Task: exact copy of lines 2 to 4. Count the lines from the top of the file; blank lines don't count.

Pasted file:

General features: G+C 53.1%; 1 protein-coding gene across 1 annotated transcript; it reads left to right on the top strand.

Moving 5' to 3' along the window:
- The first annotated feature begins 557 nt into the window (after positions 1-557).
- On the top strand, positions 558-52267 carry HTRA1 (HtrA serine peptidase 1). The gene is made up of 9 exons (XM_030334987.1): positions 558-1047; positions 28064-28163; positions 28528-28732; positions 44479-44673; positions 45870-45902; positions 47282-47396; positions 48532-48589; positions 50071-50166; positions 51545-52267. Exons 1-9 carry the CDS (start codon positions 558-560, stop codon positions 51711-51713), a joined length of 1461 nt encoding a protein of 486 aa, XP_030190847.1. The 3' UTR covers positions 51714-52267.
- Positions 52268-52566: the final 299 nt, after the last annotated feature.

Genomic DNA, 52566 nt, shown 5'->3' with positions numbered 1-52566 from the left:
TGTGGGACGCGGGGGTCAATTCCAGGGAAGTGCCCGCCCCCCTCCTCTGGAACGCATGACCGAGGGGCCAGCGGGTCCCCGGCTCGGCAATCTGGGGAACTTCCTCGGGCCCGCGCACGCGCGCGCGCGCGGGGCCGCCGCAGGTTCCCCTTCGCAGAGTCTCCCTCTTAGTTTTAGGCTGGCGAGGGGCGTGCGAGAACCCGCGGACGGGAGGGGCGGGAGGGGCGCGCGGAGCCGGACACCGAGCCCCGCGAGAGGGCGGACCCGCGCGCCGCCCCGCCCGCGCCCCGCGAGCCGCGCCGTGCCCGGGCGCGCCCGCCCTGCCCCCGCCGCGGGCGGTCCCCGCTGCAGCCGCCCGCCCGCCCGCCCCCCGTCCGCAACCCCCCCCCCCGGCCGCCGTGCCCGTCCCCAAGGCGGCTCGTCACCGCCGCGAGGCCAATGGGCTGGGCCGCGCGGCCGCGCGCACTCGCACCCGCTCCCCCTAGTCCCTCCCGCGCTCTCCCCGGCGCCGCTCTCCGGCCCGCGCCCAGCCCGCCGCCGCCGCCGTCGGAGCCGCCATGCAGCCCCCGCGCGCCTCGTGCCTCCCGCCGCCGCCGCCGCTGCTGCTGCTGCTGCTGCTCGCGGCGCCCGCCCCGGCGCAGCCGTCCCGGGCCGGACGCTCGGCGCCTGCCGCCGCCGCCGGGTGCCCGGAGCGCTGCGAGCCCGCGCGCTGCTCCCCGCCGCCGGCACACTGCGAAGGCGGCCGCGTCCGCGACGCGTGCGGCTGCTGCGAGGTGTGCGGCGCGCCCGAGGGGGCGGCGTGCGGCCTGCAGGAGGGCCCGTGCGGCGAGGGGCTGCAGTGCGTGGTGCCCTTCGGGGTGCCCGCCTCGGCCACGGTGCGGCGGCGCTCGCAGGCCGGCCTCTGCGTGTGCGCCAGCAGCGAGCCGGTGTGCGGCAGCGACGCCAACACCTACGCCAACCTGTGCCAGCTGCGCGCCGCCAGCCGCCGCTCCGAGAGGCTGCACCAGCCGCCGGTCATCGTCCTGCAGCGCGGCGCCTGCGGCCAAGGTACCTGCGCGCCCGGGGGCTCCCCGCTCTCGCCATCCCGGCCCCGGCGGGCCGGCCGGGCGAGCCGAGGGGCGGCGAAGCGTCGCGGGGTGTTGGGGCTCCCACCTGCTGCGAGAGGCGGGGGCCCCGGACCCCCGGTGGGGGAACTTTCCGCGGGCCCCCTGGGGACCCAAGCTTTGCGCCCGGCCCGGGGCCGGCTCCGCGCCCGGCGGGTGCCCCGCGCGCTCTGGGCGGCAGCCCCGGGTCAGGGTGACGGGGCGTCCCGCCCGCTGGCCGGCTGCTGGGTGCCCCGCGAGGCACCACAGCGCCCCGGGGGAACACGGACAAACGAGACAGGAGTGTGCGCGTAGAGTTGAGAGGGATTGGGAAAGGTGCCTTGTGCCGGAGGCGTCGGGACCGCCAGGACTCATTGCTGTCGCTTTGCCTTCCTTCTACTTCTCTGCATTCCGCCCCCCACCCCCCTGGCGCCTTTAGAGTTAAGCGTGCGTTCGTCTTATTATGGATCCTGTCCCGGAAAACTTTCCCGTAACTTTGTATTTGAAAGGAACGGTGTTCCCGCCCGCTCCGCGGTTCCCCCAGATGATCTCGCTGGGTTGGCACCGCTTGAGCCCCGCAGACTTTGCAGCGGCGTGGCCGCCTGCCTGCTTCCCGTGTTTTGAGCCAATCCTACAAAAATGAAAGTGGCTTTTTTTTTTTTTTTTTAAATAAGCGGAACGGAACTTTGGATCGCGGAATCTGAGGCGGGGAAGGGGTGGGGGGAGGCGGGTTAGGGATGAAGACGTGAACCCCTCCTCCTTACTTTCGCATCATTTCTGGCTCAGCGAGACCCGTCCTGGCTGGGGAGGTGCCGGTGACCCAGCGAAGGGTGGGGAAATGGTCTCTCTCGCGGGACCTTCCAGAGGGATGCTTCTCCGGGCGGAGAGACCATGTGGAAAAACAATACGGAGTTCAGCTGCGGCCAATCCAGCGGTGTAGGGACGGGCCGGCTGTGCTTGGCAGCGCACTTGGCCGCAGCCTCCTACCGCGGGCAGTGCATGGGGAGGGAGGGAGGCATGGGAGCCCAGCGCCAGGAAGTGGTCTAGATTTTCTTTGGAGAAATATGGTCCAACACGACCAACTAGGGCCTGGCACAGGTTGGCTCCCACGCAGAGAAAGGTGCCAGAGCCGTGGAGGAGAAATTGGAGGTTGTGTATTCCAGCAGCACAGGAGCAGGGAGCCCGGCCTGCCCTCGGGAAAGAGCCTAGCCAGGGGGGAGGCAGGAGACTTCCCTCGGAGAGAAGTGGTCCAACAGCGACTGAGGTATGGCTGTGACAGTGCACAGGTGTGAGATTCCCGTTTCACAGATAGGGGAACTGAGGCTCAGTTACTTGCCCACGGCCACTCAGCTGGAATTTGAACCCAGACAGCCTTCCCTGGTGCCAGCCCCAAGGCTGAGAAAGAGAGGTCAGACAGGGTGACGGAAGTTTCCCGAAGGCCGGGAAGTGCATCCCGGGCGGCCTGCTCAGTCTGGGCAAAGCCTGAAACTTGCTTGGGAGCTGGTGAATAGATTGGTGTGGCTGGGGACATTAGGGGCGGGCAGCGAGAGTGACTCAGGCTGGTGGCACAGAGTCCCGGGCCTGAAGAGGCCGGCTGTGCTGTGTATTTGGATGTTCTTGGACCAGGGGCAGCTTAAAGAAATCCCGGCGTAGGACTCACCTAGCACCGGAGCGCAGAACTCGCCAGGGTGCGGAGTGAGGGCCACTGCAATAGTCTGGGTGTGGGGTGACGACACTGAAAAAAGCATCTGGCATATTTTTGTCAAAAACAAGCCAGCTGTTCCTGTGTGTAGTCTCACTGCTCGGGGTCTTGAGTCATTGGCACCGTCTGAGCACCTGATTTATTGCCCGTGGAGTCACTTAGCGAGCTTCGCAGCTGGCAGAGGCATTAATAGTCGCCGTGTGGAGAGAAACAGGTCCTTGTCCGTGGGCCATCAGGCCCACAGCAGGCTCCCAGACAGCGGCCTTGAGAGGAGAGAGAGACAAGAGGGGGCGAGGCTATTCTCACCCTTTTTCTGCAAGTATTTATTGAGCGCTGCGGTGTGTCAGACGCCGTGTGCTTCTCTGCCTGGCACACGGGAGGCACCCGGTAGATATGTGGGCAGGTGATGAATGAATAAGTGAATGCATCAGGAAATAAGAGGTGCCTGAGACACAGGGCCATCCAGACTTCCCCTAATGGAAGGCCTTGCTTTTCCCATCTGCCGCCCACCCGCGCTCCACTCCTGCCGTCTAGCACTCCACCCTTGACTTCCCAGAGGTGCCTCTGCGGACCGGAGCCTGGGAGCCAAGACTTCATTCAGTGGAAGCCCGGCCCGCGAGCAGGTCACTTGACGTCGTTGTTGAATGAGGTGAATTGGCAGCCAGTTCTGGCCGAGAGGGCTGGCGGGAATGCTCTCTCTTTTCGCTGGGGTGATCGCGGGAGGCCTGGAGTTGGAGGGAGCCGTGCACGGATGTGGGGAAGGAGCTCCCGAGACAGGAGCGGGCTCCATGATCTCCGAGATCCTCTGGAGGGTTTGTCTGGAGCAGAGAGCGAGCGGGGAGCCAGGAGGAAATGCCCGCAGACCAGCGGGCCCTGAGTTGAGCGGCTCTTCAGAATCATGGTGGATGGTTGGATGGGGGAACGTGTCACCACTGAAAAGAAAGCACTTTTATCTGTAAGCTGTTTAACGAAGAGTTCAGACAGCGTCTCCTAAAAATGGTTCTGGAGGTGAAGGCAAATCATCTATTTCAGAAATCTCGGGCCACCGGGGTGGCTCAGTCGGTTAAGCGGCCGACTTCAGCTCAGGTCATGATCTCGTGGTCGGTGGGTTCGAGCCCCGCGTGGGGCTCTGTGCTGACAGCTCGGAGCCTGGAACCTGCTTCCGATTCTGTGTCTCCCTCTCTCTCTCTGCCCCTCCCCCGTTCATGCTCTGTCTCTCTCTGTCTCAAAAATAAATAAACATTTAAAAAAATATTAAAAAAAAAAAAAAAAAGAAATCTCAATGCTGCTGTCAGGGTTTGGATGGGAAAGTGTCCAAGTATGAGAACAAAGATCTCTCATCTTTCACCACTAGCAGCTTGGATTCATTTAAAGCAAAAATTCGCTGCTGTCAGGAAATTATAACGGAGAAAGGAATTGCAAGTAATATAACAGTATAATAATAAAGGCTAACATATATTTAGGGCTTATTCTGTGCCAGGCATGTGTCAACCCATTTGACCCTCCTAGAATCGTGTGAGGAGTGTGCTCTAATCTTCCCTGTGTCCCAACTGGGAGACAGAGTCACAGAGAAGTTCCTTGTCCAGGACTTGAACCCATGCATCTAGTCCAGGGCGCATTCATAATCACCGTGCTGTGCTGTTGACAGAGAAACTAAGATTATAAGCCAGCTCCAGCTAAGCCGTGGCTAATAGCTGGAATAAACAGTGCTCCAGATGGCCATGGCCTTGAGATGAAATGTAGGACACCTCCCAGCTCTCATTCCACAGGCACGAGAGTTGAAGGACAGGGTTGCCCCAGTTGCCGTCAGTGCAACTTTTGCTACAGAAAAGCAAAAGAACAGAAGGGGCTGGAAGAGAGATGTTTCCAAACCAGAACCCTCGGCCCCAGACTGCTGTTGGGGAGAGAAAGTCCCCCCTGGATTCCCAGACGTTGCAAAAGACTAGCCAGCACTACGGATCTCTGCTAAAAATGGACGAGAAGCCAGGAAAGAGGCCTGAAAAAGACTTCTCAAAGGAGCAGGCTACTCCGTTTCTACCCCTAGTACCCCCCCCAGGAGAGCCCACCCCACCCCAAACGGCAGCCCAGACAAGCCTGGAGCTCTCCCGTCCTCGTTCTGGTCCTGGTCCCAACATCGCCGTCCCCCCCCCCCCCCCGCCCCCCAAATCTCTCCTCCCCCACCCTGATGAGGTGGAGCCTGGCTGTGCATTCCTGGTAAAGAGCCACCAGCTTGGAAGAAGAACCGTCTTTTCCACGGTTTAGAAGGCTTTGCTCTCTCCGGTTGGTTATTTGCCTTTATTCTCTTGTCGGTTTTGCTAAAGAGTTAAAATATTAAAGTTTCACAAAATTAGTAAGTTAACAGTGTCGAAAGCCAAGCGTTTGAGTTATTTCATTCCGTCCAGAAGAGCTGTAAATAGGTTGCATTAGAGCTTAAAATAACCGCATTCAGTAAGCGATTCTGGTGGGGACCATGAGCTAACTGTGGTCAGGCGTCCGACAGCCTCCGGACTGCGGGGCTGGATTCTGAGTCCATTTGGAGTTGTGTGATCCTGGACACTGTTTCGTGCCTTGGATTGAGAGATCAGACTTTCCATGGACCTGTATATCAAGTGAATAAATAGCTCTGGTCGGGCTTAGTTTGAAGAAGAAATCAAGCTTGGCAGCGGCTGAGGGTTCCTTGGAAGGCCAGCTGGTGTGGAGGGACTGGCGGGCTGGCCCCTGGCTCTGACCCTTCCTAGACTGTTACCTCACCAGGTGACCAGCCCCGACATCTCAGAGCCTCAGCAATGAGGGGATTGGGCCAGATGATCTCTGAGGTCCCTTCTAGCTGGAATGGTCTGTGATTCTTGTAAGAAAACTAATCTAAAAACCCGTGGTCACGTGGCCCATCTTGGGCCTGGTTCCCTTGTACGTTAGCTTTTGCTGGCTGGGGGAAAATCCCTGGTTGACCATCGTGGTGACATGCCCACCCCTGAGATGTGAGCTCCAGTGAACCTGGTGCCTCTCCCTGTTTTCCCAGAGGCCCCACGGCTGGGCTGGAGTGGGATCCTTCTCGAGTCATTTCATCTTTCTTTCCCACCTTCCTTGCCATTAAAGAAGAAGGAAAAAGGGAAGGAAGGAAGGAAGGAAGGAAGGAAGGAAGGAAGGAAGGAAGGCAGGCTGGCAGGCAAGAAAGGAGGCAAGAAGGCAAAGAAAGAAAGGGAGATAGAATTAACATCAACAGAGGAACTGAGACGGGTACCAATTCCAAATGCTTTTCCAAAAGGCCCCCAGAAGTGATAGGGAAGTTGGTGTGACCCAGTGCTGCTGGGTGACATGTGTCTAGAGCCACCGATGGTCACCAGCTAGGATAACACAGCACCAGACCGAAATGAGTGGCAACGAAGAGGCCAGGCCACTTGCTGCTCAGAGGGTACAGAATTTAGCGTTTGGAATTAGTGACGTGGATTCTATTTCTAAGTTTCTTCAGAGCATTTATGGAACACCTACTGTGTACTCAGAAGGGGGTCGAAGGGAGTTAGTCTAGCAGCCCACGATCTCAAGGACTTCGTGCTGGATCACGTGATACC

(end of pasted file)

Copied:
Moving 5' to 3' along the window:
- The first annotated feature begins 557 nt into the window (after positions 1-557).
- On the top strand, positions 558-52267 carry HTRA1 (HtrA serine peptidase 1). The gene is made up of 9 exons (XM_030334987.1): positions 558-1047; positions 28064-28163; positions 28528-28732; positions 44479-44673; positions 45870-45902; positions 47282-47396; positions 48532-48589; positions 50071-50166; positions 51545-52267. Exons 1-9 carry the CDS (start codon positions 558-560, stop codon positions 51711-51713), a joined length of 1461 nt encoding a protein of 486 aa, XP_030190847.1. The 3' UTR covers positions 51714-52267.